World of Warcraft has had a tumultuous time trying to tell stories in the lead up to the newest expansion, Battle for Azeroth. The current expansion, Legion, has largely been considered a success by the fanbase, and its high stakes and cosmic scope ...and more »
World of Warcraft has had a tumultuous time trying to tell stories in the lead up to the newest expansion, Battle for Azeroth. The current expansion, Legion, has largely been considered a success by the fanbase, and its high stakes and cosmic scope make it a tough act for Battle for Azeroth to follow. After heading to the stars, we’re going back to the muck and grime of faction-versus-faction war.
In the weeks prior to Battle for Azeroth, Blizzard needs to set the stage for the factions to break their truce and get back to each other’s throats. In the first pre-patch story, Sylvanas Windrunner led the Horde through the Night Elf territories in an act of aggression that peaked with genocide. The War of the Thorns’ in-game depiction was criticized roundly by the player base. Two novellas (Elegy and A Good War) and a cinematic focusing on Horde fan favorite High Overlord Saurfang were released shortly afterwards, and patched many of the problems players had with the in-game story.
All of that poses a problem. If War of the Thorns was criticized for being poorly told in-game for feeling rushed, taking Sylvanas’ deeds too far and missing essential details, does that mean that the Battle for Azeroth story is doomed to a similar fate? The second pre-expansion story scenario, Battle for Lordaeron is told exclusively through a mix of gameplay, cutscenes and in-game cinematics. As it turns out, the Battle for Lordaeron is the perfect palette cleanser after the War of the Thorns, and it embodies the best parts about Warcraft’s story.
Blizzard EntertainmentBlending serious and silly
Let’s be clear — World of Warcraft, even at its highest notes, will never be Citizen Kane or The Last of Us. The narrative is inherently going to be a little Saturday morning cartoon-y. There’s nothing wrong with that, and the Battle for Lordaeron leans into it hard. The Alliance rally outside the gates of Lordaeron, their once great city that has been turned into the underground haven for the undead Forsaken. Both sides engage in traditional warfare, until the Alliance starts to make ground.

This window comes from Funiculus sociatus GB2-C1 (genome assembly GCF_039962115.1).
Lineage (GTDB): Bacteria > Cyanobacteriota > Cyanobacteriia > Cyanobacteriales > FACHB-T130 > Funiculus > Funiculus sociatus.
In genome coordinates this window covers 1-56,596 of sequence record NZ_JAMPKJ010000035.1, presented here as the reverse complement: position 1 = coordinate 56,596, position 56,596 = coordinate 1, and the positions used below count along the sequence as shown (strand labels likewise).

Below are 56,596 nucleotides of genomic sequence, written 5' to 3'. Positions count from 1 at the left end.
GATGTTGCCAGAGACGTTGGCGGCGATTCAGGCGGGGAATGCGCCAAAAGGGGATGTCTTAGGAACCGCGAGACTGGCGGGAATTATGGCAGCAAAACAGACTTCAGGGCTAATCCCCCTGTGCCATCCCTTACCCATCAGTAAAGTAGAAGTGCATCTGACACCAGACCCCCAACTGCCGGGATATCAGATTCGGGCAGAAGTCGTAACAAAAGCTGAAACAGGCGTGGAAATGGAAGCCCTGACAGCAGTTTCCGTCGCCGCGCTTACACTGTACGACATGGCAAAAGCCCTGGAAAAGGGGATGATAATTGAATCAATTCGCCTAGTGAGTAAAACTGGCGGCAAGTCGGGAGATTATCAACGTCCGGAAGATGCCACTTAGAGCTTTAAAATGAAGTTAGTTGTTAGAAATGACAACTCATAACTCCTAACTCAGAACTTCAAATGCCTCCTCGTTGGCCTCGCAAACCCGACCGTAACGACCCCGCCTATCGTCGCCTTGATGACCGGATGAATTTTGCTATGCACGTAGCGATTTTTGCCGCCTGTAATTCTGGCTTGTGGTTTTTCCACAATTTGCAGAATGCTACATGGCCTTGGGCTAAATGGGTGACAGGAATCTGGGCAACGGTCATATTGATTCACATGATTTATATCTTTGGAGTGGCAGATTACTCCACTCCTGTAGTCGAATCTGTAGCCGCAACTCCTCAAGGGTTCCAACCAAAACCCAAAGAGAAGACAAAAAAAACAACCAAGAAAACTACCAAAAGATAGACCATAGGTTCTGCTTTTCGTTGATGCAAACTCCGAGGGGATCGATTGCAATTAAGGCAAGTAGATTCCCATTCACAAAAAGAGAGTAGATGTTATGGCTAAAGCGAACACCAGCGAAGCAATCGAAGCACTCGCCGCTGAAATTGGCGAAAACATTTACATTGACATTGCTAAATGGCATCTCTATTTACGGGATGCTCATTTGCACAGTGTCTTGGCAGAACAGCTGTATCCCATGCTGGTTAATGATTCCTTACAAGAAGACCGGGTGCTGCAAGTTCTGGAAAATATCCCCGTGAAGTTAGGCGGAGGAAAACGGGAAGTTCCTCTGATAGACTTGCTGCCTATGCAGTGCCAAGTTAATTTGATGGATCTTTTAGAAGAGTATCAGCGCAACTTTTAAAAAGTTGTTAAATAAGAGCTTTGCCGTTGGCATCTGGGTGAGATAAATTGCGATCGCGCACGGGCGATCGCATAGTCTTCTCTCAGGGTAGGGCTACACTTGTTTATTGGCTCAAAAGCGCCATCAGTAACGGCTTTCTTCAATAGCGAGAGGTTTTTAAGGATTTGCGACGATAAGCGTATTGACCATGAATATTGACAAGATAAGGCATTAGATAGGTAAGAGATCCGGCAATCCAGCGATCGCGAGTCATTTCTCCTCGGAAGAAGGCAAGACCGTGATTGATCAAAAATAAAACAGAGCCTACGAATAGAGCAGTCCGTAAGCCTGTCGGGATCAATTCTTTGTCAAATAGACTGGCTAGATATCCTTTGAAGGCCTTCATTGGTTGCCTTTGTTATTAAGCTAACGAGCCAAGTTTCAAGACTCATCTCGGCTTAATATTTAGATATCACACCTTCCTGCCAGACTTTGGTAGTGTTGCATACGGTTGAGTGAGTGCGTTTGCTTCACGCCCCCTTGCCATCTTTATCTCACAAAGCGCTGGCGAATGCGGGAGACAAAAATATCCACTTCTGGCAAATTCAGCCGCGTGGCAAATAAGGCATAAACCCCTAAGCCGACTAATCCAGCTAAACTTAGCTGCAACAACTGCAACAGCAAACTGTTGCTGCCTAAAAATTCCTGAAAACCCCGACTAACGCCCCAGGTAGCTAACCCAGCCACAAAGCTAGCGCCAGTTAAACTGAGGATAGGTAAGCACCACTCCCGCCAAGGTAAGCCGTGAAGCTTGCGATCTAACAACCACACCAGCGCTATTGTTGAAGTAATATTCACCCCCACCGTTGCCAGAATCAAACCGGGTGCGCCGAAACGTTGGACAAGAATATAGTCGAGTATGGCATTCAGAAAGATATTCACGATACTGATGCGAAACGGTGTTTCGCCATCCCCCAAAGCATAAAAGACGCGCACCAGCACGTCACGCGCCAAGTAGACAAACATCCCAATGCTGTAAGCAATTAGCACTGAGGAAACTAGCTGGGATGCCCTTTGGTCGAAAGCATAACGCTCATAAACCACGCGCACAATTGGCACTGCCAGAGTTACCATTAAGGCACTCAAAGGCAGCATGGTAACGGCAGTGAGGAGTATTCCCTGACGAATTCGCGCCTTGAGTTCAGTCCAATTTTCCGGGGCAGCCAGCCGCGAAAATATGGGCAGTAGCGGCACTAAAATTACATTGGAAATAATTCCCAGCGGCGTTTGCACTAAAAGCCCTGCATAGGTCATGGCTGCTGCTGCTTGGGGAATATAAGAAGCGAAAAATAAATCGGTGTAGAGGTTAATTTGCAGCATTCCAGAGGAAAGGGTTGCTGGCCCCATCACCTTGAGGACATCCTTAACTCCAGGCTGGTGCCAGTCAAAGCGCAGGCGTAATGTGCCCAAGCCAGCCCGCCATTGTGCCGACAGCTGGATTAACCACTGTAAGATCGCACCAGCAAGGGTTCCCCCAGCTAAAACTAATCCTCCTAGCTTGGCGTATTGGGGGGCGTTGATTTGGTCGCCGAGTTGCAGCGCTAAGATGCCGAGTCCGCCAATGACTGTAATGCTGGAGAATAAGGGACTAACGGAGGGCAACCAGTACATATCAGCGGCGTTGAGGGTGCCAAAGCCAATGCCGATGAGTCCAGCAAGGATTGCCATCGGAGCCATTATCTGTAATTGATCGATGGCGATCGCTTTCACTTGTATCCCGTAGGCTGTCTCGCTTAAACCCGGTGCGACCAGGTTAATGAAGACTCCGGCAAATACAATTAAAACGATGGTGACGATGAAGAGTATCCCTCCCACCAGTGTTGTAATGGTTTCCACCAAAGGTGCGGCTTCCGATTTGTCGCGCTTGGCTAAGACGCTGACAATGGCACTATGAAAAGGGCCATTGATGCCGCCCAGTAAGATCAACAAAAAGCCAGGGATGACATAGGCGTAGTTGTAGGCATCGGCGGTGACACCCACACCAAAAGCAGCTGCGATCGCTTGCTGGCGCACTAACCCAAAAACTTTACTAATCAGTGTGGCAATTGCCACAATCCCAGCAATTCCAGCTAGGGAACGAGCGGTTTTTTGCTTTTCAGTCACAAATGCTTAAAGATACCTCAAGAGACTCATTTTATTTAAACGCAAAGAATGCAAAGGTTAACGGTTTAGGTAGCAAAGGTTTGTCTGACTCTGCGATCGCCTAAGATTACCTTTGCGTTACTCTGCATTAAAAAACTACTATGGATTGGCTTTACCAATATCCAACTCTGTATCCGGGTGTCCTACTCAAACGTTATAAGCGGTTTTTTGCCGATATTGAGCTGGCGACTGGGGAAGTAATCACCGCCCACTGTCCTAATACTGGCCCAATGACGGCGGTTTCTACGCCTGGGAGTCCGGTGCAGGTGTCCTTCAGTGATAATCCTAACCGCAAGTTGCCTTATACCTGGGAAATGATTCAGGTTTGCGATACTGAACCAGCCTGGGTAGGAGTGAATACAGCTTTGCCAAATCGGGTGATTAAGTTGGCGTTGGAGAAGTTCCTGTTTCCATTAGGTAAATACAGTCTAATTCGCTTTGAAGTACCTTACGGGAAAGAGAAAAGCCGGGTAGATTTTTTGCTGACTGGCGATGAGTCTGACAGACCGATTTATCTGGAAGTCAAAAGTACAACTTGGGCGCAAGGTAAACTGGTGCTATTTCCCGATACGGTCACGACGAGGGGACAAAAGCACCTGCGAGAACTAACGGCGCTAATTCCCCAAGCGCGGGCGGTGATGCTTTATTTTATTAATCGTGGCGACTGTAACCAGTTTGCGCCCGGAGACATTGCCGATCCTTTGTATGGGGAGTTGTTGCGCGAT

Sylvanas responds by dropping chemical weapons on both armies and then raising them as skeletons. The Alliance start to fall back, and Jaina Proudmoore shows up on the wreck of her father’s old galleon, which she has enchanted to fly ... and shoot arcane cannonballs.
It’s silly. It’s a spectacle. It’s undeniably a little cool. It’s Warcraft at its best.
The Alliance heroes eventually make their way to the Lordaeron throne room, where Sylvanas greets them. It’s another fantastic cutscene: Sylvanas lounges on her throne, chewing through scenery to great effect. It’s the first cutscene that made me really confident in the direction the writers are choosing for Sylvanas. Yes, she’s evil. Yes, she’s objectively, morally wrong. But she has style, and I found myself grinning at her bored little barbs. Warcraft’s conflict has so commonly been defined by large men shouting at each other; Sylvanas is a villain, but she’s so effective at the job that I want her to stick around.
The cinematic Old Soldier (which takes place just before the in-game Battle for Lordaeron scenario) is emotional, perfectly rendered and full of stunning imagery. There’s plenty of room for that in the Warcraft universe, but at the end of the day, players still need to strap on their massive shoulder pads and fight alongside gnomes, goblins, void elves riding on giant, starry chocobos, and Tauren with bovine pun names. The in-game storytelling of the Battle for Lordaeron tips its hat to the serious themes the game is setting up, and then just has fun with the characters and setup. After the War of the Thorns, I felt angry and sick. After the Battle for Lordaeron, I laughed and immediately started the story from the other faction’s perspective.
Set-up and execution
Part of the reason the Battle for Lordaeron works so well is that it’s told exclusively in-game. The story of the War of the Thorns was told in two in-game questlines over the course of two weeks, and much of that glossed over things like character interactions, motivations and responses.
In order to get the full story of Sylvanas, Saurfang, and Darnassus, you would need to:
Play the in-game quests;
Wait for the Old Soldier cinematic to hit;
Wait for the release of the Collector Edition novellas, which answered many of the players’ questions;
To get the full story of the Battle for Lordaeron, you log in, and you play the game. It doesn’t seem likely that Blizzard will stop with its out-of-game media (Battle for Azeroth was preceded by Before the Storm, a novel by Christie Golden), but keeping it on the sidelines definitely works better than hiding essential plot details in there.
The Battle for Lordaeron is also so fun, so joyous, that I wonder if we needed to start with the War of the Thorns to get there. Sylvanas is a fun villain, a blast to watch, and she ... committed genocide. I wonder if it would be possible to have the joy of Jaina on a magic pirate ship and a showdown between the Windrunner sisters without leading in with genocide. While Warcraft offers both serious and silly storylines, the tonal whiplash in the pre-expansion events got to be a little much.
The War of the Thorns landed wrong for me as a player, to the point that I wondered if I’d be back for Battle for Azeroth. The Battle for Lordaeron ensured that I’m strapped in for the expansion. As long as the game remains so fun, so over the top, and with tongue firmly planted in cheek, I’m ready to rejoin the faction war. Battle for Azeroth is set to launch on August 14th, with a global launch for all regions.
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